Carbon dioxide (CO2) is necessary for the correct performance of the plants, together with water, light or nutrients, because plants need to consume CO2 – in atmospheric air – to provide photosynthesis, and, consequently, their basic vital processes – otherwise, the plant won’t be able to produce energy, unable to develop properly, so, although totally unknown for beginner growers, CO2’s fundamental for professional growing.
Why many people don’t know anything about CO2?
Mainly, atmospheric air contains the necessary CO2 for the correct performance of the plants – otherwise, they would die, so, when outdoor growing, no problems about CO2, and, when indoor growing with artificial light, a good ventilation system’s necessary to expel foul air and to introduce outdoor clean air.
This is very important because plants consume CO2 and expel oxygen, so, without proper ventilation, indoor air gets oxygen-jammed, CO2 levels get lowered and the plants are unable to develop; this isn’t a common problem, because, usually, current growers are concerned about ventilation.
CO2 function in marijuana processes
Cannabis uses CO2 and solar light to produce the necessary energy for its basic vital processes. One of these most remarkable processes is photosynthesis, a chemical reaction which happens when the plant receives solar light and extracts CO2 from the air by means of little holes at the bottom of the leaves (stomas); stomas function similarly to skin pores, but they have protective cells able to open and close – these pores regulate water, gas, oxygen (O2) and CO2 absorption in the plant, as well as water and O2 expulsion (kind of entrance/exit doors of the plant).
Then, CO2’s absorbed by the strain, heading it to the chloroplasts – organelles of the plant containing chlorophyll which absorbs light, providing photosynthesis; for more info on photosynthesis, check our posts on dark phase and light phase and discover all about this complex process of chemical reactions happening in our strains (basically, photosynthesis absorbs light, water and CO2, producing sugar to feed the plant, expelling oxygen).
CO2 level in the air
CO2 level in the air has a strong effect on photosynthesis and marijuana plant development – photosynthesis process gets boosted as air CO2 level increases (with proper solar/artificial light level).
Photosynthesis lowers down – and almost stops – if air CO2 concentration goes down to 200 ppm; this low CO2 level blocks the plant, because it can’t produce the necessary sugar level for its proper development. The main consequence of this situation’s a blocked growing, because the plant diminishes its metabolism to preserve energy and be able to survive – strains will be able to deal with their vital processes when having enough CO2. Besides, light, temperature and CO2 levels have to be increased for the plant to use the resources properly.
Under CO2 100 ppm, there’s no photosynthesis, and plants have a net sugar loss due to breathing; with CO2 100 ppm, breathing and photosynthesis are similar (no net loss/gain), and, with 400 ppm levels (atmospheric air), photosynthesis increases fast, similarly to the increase of CO2 levels.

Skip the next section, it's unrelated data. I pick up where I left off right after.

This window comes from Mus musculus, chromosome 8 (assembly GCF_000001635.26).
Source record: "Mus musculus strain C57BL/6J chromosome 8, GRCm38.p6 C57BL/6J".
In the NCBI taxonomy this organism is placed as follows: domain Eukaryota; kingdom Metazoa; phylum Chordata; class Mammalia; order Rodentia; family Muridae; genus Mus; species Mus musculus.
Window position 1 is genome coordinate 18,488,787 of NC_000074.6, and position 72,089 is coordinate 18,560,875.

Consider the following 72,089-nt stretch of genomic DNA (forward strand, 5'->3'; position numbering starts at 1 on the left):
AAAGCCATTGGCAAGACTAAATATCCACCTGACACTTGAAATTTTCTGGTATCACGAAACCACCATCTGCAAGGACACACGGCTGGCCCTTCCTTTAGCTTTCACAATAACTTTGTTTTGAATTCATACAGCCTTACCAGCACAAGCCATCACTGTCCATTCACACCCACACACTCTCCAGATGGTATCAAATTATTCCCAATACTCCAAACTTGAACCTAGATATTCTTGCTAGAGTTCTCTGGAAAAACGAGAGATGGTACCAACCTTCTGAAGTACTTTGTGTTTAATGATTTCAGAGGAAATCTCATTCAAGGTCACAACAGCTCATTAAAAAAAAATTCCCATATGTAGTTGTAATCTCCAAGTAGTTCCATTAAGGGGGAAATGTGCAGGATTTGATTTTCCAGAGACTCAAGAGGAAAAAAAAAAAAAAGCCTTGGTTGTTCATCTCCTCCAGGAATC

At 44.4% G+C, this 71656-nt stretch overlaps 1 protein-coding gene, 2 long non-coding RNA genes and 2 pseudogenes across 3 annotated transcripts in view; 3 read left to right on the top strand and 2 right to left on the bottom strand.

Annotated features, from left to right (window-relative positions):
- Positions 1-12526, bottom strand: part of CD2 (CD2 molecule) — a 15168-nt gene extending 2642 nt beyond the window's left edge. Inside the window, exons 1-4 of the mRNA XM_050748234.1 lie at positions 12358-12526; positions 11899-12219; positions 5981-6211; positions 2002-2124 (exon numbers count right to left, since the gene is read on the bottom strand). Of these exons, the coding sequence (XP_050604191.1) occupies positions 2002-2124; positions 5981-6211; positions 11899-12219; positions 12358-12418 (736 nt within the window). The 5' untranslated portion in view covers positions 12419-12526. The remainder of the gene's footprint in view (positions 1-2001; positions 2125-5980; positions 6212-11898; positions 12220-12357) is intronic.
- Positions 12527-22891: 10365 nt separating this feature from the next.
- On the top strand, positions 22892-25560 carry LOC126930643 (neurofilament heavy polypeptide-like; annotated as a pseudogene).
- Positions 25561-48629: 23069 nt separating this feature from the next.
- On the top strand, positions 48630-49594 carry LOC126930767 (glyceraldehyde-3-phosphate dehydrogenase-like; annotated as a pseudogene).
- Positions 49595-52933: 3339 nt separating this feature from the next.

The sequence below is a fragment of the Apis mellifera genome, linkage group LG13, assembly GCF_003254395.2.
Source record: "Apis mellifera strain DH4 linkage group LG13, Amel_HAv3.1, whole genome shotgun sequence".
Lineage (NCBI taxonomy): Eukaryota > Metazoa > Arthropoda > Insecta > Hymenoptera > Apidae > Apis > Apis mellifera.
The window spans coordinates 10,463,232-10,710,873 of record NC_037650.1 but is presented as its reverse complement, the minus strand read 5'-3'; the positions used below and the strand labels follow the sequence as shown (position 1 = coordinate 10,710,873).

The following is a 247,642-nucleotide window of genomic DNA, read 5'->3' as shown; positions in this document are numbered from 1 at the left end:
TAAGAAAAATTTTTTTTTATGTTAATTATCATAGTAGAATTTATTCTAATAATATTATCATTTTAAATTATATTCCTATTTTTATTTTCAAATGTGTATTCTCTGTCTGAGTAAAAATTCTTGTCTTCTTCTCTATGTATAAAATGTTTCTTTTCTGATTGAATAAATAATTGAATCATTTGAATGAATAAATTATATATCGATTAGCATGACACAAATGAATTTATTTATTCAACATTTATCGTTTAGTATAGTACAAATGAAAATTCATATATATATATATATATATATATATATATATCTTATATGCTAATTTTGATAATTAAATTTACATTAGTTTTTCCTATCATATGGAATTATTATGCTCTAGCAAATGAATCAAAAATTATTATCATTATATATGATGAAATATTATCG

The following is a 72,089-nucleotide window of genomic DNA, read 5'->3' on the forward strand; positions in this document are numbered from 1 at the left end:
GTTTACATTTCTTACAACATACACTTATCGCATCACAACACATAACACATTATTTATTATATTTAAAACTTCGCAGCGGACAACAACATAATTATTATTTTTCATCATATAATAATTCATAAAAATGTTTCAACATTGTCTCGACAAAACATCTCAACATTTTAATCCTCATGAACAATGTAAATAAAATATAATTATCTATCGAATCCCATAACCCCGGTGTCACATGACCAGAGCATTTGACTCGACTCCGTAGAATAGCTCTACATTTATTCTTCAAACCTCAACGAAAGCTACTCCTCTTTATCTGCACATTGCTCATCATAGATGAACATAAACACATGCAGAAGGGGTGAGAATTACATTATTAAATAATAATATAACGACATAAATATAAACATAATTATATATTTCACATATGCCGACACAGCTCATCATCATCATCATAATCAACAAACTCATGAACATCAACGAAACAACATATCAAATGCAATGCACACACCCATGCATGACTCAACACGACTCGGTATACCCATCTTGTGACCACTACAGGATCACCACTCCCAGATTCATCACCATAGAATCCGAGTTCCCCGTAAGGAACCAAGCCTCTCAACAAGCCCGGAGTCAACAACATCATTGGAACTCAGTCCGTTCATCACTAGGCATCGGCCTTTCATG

The increase of photosynthesis diminishes when CO2 concentration goes up to 800 ppm and, if higher (800-1200 ppm), the increase is more remarkable.
Is CO2 dangerous?
Average CO2 level’s not dangerous and, besides, it’s not flammable/toxic gas – with CO2 up to 50,000 ppm, it can be dangerous for our body; anyway, these levels are overrated, and this situation’s difficult to reach – 50,000 ppm’s a proportion 30 times bigger than the maximum percentage needed by a plant.
How to maintain optimum CO2 parameters
As previously mentioned, good ventilation – providing fresh, clean, outdoor air to our indoor growth – is the best way to maintain the necessary CO2 levels for proper strain development – fans improve air flow too, as well as CO2 levels.
CO2 and light intensity?
CO2 levels are closely related to light intensity – main photosynthesis level increase happens when CO2 level goes 0-200.
If light’s dim (150 moles or 1,150 fc) (12,330 lux), photosynthesis level increases when CO2 goes up to 400 ppm; if CO2 concentration’s increased beyond those percentages without increasing light intensity, there won’t be any higher photosynthesis level – in fact, strains are unable to profit the highest CO2 levels till light intensity increases.
If light intensity’s 600 moles (4,600 fc) (49,310 lux), photosynthesis level increases as CO2 levels go up to 400 ppm; increase level diminishes slightly after that, but photosynthesis level keeps increasing as CO2 levels go up to 600 ppm.
If 600 ppm of CO2 are surpassed, photosynthesis level keeps increasing, but even slower, till increasing level stabilizes around 1,200 ppm – if the plants get 4,500-5,500 fc (48,240 lux) of light, the can use up to 1200-1300 ppm of CO2.
This way, lumens are necessary to calculate the CO2 level to be provided to our indoor growth.
How to dispense CO2 to our growth
Usually, growers use CO2 tanks which expel gas gradually; generally, these tanks have a full kit – CO2 meters, press regulator, solenoid valve: Grow Shops provide a wide range of articles to generate CO2 for growths.
On the other hand, there are CO2 generators – burning propane or natural gas, they produce the necessary CO2 for marijuana growing; other growers use dry ice (when evaporated, it expels CO2 too).
With little growing space, bicarbonate and vinegar can be a good solution.
How to calculate necessary CO2 level for growing
An example’s the best way to explain it; a 3 x 4 x 3 m room (long x wide x tall) contains 36 cubic meters, and it would require 0.036 cubic meters of CO2: with this simple formula, you can rapidly calculate the exact CO2 level your strains need for proper developing.
This has been an overview on all about CO2 and marijuana growing – if still in doubt, just leave your comment and we’ll answer as soon as possible.